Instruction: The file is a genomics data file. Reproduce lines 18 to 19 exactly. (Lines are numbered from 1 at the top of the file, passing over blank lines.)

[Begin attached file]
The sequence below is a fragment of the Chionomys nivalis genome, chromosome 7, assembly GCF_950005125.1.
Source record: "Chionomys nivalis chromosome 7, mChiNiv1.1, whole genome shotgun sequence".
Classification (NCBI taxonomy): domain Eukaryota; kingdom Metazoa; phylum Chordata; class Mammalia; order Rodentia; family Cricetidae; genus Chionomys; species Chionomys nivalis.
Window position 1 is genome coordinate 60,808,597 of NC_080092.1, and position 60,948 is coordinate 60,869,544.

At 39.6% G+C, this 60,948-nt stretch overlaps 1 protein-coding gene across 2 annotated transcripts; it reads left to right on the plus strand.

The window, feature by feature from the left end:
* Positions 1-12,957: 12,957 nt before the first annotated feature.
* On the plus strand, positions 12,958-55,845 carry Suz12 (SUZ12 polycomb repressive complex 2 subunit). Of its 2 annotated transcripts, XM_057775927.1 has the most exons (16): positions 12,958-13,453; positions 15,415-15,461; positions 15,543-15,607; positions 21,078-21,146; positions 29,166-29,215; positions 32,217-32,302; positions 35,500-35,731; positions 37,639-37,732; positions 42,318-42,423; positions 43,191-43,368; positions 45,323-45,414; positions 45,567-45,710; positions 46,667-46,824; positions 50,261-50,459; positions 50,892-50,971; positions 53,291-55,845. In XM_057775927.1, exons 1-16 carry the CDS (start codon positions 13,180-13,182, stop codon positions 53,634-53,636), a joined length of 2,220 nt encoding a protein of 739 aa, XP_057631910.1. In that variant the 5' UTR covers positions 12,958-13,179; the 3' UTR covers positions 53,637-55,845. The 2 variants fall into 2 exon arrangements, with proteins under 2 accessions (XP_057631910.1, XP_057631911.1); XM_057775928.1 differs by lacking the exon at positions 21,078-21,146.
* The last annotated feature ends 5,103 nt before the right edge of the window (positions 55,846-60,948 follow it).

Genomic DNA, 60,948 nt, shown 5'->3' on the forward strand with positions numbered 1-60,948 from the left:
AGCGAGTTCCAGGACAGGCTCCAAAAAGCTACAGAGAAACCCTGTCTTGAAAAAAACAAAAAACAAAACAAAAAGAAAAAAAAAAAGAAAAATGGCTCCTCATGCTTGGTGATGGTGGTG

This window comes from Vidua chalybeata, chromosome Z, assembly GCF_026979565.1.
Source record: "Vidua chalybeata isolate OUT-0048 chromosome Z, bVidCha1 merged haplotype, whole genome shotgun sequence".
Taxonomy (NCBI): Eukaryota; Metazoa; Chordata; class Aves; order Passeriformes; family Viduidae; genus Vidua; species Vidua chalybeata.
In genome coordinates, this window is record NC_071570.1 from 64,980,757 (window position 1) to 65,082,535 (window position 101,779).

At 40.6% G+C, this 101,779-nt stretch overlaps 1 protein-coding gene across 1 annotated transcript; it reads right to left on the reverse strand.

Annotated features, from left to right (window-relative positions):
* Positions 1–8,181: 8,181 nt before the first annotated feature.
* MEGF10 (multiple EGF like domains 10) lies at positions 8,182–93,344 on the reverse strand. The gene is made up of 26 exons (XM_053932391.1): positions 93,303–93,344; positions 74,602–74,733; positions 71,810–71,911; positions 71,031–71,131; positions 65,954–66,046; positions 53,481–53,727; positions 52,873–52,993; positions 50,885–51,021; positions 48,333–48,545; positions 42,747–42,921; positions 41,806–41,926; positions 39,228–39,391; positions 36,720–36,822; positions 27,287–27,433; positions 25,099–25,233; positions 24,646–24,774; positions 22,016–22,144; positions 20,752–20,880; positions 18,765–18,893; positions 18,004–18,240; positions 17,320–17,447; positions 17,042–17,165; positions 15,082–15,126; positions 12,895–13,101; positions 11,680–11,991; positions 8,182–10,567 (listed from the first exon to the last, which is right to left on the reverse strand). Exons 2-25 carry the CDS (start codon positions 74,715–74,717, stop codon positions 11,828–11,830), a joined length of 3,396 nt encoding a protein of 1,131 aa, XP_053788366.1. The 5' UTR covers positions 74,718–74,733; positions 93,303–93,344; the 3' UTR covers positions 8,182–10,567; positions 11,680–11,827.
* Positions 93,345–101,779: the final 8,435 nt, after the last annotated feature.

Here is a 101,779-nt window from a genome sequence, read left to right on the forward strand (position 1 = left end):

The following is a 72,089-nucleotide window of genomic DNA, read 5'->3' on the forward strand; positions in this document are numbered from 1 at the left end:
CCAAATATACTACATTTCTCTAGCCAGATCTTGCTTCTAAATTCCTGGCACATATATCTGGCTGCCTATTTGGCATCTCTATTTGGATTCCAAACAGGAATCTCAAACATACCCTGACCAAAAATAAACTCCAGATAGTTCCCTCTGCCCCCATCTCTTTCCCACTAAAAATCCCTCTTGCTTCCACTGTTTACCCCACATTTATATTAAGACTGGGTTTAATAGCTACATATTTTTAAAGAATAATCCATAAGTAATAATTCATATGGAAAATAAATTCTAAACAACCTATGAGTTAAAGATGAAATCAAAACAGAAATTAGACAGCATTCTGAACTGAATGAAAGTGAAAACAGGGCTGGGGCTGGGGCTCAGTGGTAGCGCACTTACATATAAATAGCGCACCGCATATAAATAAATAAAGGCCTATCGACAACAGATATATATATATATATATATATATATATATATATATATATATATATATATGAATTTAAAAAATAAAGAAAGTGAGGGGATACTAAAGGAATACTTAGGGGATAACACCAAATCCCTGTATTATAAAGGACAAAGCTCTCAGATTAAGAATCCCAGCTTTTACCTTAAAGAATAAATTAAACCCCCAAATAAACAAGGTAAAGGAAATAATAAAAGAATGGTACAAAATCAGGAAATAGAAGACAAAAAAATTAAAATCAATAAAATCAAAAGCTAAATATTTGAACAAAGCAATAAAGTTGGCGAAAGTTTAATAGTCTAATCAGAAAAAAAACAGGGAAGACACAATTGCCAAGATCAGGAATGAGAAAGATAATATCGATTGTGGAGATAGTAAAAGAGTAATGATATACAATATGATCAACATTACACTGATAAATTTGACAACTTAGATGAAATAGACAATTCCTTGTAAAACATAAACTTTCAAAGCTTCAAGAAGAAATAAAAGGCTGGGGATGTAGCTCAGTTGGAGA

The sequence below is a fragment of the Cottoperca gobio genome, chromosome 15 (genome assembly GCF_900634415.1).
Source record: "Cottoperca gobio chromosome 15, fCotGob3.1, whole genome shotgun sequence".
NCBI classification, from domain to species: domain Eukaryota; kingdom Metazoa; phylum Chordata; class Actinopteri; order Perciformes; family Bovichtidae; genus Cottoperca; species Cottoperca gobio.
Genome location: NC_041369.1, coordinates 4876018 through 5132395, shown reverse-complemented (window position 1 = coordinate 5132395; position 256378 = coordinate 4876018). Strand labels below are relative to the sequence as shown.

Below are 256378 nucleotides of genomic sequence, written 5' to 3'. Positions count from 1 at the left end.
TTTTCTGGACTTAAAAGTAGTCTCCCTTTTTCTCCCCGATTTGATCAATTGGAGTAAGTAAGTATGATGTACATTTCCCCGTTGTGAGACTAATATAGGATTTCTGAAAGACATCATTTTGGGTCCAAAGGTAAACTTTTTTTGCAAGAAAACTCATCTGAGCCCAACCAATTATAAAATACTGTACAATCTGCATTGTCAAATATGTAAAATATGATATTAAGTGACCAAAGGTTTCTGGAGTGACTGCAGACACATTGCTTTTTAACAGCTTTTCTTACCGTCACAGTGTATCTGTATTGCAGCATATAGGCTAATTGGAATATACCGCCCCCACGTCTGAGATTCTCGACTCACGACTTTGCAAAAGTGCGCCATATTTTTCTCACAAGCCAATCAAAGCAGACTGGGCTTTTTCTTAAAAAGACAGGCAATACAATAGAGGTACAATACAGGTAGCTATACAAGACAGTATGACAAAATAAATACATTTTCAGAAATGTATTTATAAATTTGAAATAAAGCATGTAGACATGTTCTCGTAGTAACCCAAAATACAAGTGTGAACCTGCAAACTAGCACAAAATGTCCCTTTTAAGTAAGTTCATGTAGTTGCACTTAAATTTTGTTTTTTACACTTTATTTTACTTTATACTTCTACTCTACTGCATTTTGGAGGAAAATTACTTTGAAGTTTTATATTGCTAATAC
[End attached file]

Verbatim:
* Positions 1–8,181: 8,181 nt before the first annotated feature.
* MEGF10 (multiple EGF like domains 10) lies at positions 8,182–93,344 on the reverse strand. The gene is made up of 26 exons (XM_053932391.1): positions 93,303–93,344; positions 74,602–74,733; positions 71,810–71,911; positions 71,031–71,131; positions 65,954–66,046; positions 53,481–53,727; positions 52,873–52,993; positions 50,885–51,021; positions 48,333–48,545; positions 42,747–42,921; positions 41,806–41,926; positions 39,228–39,391; positions 36,720–36,822; positions 27,287–27,433; positions 25,099–25,233; positions 24,646–24,774; positions 22,016–22,144; positions 20,752–20,880; positions 18,765–18,893; positions 18,004–18,240; positions 17,320–17,447; positions 17,042–17,165; positions 15,082–15,126; positions 12,895–13,101; positions 11,680–11,991; positions 8,182–10,567 (listed from the first exon to the last, which is right to left on the reverse strand). Exons 2-25 carry the CDS (start codon positions 74,715–74,717, stop codon positions 11,828–11,830), a joined length of 3,396 nt encoding a protein of 1,131 aa, XP_053788366.1. The 5' UTR covers positions 74,718–74,733; positions 93,303–93,344; the 3' UTR covers positions 8,182–10,567; positions 11,680–11,827.